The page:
Pink walls, pink tablecloths, pink chairs—the love for Joe Marzilli’s Old Canteen in Providence, Rhode Island is unapologetically colorblind. Luckily, they can get away with it because it’s been a city favorite since 1956. It reminds you of sitting in your grandmother’s living room – if your grandmother catered several course meals and invited all the city’s original Italians that fill the parking lot with low-ball license plates like number two and ten.
Most restaurants can’t get away with a fabulously pink decor though, in fact, most shades of red are a no-no. The ambiance of a restaurant is a huge part of why patrons come back — and building customer loyalty and retention is a huge part of growing a business.
When we consulted the experts, they pushed heavily against red in any sit-down restaurant, saying that red is appropriate only for fast food. Joe Marzilli gets a pass here because his light shade of pink evokes luxury and a bit of ironic decadence. In our research, we found that shades make all the difference.
Here’s an analysis that we gathered from color and feng shui experts Cara Gallagher, Dana Claudat, Nancy Zeigler, Gina Mims and Judith Wendell along with Jonathan Raduns, food merchandising consultant at National Restaurant Consultants.
Almost all of our experts told us that red increases your heart rate, blood pressure, and stimulates impulse eating. While it does provoke hunger, Claudat says, “we mistake red for being a prosperous feng shui color for food—it is not.” Gallagher says the reason why red works so well for fast food is because their goal is volume. “They want to get diners in and out quickly. The faster the people eat and move along the quicker they can get new diners in their establishment.”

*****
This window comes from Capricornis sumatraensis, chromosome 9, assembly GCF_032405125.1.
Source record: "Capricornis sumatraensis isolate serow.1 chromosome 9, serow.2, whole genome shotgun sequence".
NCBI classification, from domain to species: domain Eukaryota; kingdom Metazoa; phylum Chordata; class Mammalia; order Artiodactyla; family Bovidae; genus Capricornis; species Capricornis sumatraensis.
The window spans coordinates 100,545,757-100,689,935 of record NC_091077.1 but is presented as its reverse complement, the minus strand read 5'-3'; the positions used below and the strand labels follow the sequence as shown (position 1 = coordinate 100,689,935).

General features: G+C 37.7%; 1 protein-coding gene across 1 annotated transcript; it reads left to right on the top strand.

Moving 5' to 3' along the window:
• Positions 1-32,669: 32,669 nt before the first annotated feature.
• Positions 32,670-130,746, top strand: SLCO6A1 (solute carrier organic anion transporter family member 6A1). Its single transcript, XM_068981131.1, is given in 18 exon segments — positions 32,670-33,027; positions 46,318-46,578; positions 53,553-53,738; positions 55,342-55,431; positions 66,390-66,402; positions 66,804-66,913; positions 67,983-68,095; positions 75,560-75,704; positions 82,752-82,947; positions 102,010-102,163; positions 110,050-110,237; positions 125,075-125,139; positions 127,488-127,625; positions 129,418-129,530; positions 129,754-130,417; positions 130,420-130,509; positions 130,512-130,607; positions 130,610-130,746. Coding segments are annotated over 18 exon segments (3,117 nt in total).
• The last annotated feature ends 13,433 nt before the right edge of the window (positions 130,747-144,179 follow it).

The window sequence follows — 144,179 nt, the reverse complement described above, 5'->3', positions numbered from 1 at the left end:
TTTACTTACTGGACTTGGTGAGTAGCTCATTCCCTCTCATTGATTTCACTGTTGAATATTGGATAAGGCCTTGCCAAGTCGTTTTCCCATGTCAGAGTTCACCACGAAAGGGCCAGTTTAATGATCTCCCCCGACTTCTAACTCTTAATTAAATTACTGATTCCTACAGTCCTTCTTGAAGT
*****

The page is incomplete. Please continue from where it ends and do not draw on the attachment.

Zeigler elaborated, saying that the hue of red matters. The brighter the red, the more it will repel your customers. “Red stimulates conversation and raises heart rate, so people get excited, physically and emotionally, when they first enter a red room,” she says. Accents aren’t all bad though, as you can see from this example of New York’s Red Restaurant, who despite the name, only uses red as an accent color.
While bright red is typically on the no-no list, Zeigler recently painted the walls of a restaurant a deep brick terracotta color – still a version of red, but on the earthy and warm side. She says that other colors known to stimulate appetite include oranges, persimmon, deep yellows and fresh greens.
“Sit down casual restaurants often benefit from soft natural colors and tones that encourage folks to relax and enjoy themselves, and hopefully order an appetizer and possibly stay awhile longer for dessert and coffee,” says Raduns, “green is a great color for restaurants trying to communicate freshness and healthy options.” Silver is often added to this combination to add a “new age” feel, emphasizing the sense of freshness not only in taste but also in style.
“Health food restaurants have been focused on green and wood,” says Claudat, but green works less well in bars and naturally dark places, where a bright, fresh green turns more dark and dismal, according to Zeigler’s recent redesign of this old pub.